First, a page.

Kentucky bishops support retired mine workers

Retired union mine workers gained four new allies in their campaign to maintain cradle-to-grave health care benefits.

Kentucky’s four bishops have signed on to a statement saying that retired members of the United Mine Workers of America must be able to obtain their benefits, as promised by their original employer, even though a spinoff company that is emerging from bankruptcy protection is now paying those benefits.

Archbishop Joseph E. Kurtz of Louisville, Bishop Roger J. Foys of Covington, Bishop William F. Medley of Owensboro and Bishop Ronald W. Gainer of Lexington lent their name to a statement that says it is the responsibility of Peabody Energy and Arch Coal to provide the benefits if the spinoff, Patriot Coal, is unable to live up to contract arrangements with the union.

“It’s a justice issue,” Father Patrick Delahanty, executive director of the Catholic Conference of Kentucky, told Catholic News Service.

While UMWA and Patriot recently agreed on a new contract, union officials said the amount of money set aside by Patriot is insufficient to provide lifetime health care benefits for current retirees. UMWA president Cecil Roberts has pledged that the union will continue to seek ways to “hold Peabody and Arch accountable.”

By signing the statement, the bishops have opted to support worker rights.

The statement cites Blessed John Paul II’s encyclical “Laborem Exercens” (“On Human Work”), which recognizes Catholic social teaching that the responsibilities of “indirect employers,” like Peabody and Arch Coal, do not cease with the formation of Patriot.

Records show that Patriot was spun off in 2007 by Peabody, which placed all of its unionized mines in Kentucky and West Virginia and more than 40 percent of its liabilities to retirees into the new company. Arch Coal did much the same two years earlier by creating Magnum Coal and placing its unionized mines in that company. Patriot absorbed Magnum in a $695 million deal in 2008.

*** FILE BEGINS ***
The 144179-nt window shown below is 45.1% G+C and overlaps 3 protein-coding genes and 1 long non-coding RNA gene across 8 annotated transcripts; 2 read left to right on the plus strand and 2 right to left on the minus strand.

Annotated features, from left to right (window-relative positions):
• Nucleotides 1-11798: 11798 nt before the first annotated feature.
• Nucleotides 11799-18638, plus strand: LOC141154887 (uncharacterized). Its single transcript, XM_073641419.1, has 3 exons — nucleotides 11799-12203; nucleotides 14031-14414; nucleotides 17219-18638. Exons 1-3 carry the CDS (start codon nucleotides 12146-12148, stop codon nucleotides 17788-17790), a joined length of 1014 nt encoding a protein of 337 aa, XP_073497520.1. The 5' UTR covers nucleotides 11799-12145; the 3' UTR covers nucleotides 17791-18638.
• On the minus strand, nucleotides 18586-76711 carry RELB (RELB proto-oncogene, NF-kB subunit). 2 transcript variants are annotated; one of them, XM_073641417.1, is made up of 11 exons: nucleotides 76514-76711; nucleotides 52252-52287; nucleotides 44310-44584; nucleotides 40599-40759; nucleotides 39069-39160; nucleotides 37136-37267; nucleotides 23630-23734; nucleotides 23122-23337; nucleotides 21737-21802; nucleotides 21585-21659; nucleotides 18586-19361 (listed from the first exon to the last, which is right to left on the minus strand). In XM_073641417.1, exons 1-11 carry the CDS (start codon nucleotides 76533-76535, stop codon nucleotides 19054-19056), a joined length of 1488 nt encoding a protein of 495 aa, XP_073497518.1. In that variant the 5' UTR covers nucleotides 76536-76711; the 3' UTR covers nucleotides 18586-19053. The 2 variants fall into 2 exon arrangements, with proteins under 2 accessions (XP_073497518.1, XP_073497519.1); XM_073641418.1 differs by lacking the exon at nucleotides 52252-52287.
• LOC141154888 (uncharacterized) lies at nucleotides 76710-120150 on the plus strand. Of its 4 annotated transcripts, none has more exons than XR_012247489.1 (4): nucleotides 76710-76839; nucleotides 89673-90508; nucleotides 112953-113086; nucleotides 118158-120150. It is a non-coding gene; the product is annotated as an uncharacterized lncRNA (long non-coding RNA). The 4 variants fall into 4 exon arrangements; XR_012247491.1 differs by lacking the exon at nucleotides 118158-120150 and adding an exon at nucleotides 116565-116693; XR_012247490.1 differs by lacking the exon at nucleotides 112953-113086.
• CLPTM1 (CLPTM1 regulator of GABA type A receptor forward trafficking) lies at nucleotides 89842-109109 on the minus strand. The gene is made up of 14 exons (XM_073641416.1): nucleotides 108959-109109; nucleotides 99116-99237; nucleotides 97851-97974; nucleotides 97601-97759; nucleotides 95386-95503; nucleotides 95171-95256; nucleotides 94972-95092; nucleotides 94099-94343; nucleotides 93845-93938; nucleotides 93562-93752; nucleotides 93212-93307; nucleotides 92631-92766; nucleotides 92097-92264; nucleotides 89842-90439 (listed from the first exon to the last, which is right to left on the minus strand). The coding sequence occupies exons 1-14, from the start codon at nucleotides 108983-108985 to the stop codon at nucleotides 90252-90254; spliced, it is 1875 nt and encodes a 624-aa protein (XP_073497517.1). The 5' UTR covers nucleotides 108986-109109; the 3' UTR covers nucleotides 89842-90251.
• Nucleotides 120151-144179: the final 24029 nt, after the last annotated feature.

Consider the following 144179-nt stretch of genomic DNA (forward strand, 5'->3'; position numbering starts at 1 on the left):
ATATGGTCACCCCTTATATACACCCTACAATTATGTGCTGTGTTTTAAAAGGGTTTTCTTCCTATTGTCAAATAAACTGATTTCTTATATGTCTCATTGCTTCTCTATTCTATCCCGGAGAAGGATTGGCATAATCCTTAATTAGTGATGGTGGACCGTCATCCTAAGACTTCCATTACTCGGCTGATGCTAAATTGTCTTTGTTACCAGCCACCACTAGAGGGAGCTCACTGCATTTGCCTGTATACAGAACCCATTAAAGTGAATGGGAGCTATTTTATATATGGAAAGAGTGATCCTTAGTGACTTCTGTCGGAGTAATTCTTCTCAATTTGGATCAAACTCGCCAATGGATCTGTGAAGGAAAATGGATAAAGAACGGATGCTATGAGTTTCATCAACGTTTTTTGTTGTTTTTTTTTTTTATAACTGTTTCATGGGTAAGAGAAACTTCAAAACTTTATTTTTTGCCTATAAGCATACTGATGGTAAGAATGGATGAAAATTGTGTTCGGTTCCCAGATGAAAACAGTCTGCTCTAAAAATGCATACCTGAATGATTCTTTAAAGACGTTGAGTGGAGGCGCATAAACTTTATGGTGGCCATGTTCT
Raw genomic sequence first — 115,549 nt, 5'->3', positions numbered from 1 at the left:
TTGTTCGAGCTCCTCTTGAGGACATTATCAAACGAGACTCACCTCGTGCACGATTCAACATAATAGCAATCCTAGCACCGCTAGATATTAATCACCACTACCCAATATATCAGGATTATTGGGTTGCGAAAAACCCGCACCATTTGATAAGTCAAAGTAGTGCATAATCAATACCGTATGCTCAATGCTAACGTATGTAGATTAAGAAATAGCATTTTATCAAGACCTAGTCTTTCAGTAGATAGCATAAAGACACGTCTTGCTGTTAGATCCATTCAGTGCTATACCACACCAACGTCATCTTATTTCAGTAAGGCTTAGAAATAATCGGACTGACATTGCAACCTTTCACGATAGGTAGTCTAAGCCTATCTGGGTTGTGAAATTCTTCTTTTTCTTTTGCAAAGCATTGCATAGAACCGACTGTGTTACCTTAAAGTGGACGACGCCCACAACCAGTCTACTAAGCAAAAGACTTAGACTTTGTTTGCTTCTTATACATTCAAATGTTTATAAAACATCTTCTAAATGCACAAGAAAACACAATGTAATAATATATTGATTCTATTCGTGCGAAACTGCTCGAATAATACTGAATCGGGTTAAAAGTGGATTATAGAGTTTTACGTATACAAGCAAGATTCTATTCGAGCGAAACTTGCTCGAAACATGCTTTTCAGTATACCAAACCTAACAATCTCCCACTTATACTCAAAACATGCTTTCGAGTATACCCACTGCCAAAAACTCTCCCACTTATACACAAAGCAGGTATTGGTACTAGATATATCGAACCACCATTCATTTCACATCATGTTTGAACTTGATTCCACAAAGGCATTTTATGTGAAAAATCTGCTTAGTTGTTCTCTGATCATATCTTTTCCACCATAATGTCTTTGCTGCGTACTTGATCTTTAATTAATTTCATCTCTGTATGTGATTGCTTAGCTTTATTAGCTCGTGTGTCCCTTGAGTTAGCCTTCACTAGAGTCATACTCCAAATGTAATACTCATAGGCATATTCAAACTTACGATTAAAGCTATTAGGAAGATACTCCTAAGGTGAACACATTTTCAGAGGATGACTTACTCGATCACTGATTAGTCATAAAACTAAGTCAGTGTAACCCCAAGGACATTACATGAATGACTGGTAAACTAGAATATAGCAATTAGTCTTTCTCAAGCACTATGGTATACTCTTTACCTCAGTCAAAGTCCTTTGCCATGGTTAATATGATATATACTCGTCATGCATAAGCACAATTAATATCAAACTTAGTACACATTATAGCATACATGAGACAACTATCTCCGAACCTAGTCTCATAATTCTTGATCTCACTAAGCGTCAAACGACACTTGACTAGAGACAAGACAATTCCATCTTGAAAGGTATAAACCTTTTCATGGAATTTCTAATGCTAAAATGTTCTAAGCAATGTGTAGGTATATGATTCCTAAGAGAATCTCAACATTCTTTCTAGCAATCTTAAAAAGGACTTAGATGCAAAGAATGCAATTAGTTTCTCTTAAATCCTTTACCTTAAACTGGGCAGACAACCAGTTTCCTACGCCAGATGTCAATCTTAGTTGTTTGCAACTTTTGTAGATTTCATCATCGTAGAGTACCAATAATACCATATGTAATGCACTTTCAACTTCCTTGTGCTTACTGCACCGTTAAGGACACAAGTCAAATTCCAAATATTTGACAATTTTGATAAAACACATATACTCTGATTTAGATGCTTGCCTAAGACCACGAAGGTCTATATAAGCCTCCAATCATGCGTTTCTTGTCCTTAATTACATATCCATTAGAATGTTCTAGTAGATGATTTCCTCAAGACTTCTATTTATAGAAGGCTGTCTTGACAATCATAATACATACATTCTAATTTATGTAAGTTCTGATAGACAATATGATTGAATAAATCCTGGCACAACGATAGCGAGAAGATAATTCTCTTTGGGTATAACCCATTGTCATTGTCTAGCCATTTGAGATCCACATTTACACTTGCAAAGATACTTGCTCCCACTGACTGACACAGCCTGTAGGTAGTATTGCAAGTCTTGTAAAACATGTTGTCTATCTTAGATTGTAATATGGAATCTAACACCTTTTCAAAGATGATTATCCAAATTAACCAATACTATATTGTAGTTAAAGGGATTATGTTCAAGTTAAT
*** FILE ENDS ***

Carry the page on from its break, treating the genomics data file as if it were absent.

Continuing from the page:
The arrangement means that very few of the thousands of retirees ever worked for Patriot but still are dependent on the company for their retirement benefits.

Infertility and the ‘logic of profit’

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An illustration depicts an early stage human embryo following the union of an egg cell and a sperm cell. (CNS illustration/Emily Thompson)

A powerful op-ed is in today’s New York Times on some of the human costs of the $4-billion-a-year assisted fertility industry.

The authors do not mention the countless embryonic human lives lost to these practices, but they draw attention to the “millions of women and men who have engaged in a debilitating, Sisyphus-like battle with themselves and their infertility, involving daily injections, drugs, hormones, countless blood tests and other procedures” — with a 77 percent failure rate.

“It’s hard to miss the marketing and advertisements associated with fertility clinics and service providers that are understandably eager to do what any business does best: sell to prospective customers,” write the authors, both of them former patients. “But what they’re selling is packaged in hope and sold to customers who are at their wits’ end, desperate and vulnerable.”

At a Vatican conference last year, Pope Benedict XVI warned that “scientism and the logic of profit today seem to dominate the field of infertility and human procreation, reaching a point where it also limits many other areas of research.”

As other conference participants explained, the fertility industry emphasizes expensive high-tech approaches over research and treatments that actually address root causes of infertility in the population at large.

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